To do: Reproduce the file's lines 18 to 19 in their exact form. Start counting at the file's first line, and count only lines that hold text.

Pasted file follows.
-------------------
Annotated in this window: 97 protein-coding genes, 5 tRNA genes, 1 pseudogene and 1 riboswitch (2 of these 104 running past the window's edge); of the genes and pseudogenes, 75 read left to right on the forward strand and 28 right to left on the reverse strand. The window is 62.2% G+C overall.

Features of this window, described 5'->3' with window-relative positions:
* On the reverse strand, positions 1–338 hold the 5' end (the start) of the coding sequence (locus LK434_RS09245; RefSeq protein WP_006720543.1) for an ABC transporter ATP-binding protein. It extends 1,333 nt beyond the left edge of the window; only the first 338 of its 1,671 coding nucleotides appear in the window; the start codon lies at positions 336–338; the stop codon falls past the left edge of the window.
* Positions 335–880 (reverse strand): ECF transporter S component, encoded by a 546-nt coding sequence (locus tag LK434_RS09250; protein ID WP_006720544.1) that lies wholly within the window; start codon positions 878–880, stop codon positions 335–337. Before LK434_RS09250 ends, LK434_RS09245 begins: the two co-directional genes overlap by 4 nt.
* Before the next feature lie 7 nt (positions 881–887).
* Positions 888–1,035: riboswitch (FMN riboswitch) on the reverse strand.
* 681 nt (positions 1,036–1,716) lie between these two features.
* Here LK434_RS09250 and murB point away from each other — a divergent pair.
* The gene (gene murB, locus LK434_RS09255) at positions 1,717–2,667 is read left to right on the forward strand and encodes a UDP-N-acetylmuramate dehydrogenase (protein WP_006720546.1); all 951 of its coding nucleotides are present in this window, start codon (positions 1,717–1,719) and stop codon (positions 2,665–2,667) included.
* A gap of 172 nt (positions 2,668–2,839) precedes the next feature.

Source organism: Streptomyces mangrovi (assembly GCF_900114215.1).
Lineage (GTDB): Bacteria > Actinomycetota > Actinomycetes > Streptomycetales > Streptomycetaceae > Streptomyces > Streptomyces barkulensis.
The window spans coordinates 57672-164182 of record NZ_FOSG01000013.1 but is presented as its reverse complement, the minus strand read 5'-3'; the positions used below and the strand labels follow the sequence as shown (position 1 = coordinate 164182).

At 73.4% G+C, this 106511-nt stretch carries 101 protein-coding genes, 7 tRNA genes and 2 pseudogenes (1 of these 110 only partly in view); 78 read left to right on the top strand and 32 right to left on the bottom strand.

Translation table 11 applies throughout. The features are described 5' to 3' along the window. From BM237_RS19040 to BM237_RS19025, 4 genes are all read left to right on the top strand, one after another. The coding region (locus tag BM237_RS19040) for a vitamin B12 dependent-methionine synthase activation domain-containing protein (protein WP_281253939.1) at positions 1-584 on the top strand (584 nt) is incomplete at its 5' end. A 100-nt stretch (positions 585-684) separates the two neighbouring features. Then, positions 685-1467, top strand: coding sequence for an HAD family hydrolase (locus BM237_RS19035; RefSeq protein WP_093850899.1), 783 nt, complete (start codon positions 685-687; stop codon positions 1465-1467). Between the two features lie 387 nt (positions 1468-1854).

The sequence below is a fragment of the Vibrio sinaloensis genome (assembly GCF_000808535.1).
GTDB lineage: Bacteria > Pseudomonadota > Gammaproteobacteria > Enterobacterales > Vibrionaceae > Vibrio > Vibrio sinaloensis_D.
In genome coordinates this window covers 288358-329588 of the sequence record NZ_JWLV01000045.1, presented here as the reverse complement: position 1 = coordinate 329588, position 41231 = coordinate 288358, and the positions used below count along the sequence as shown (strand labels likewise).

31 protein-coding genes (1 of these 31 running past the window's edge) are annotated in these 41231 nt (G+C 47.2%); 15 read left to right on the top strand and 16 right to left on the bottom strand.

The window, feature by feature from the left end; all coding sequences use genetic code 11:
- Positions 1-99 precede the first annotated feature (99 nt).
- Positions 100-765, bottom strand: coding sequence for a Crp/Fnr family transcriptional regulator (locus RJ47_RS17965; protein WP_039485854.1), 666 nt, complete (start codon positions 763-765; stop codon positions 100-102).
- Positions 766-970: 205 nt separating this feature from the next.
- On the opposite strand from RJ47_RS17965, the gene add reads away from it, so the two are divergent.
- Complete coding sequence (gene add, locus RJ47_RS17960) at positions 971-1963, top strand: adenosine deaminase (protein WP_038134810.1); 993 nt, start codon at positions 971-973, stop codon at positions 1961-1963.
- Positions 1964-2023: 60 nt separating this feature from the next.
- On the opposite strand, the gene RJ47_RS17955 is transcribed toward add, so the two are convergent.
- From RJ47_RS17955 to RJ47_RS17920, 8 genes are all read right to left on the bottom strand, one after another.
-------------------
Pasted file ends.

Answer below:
In genome coordinates this window covers 288358-329588 of the sequence record NZ_JWLV01000045.1, presented here as the reverse complement: position 1 = coordinate 329588, position 41231 = coordinate 288358, and the positions used below count along the sequence as shown (strand labels likewise).

31 protein-coding genes (1 of these 31 running past the window's edge) are annotated in these 41231 nt (G+C 47.2%); 15 read left to right on the top strand and 16 right to left on the bottom strand.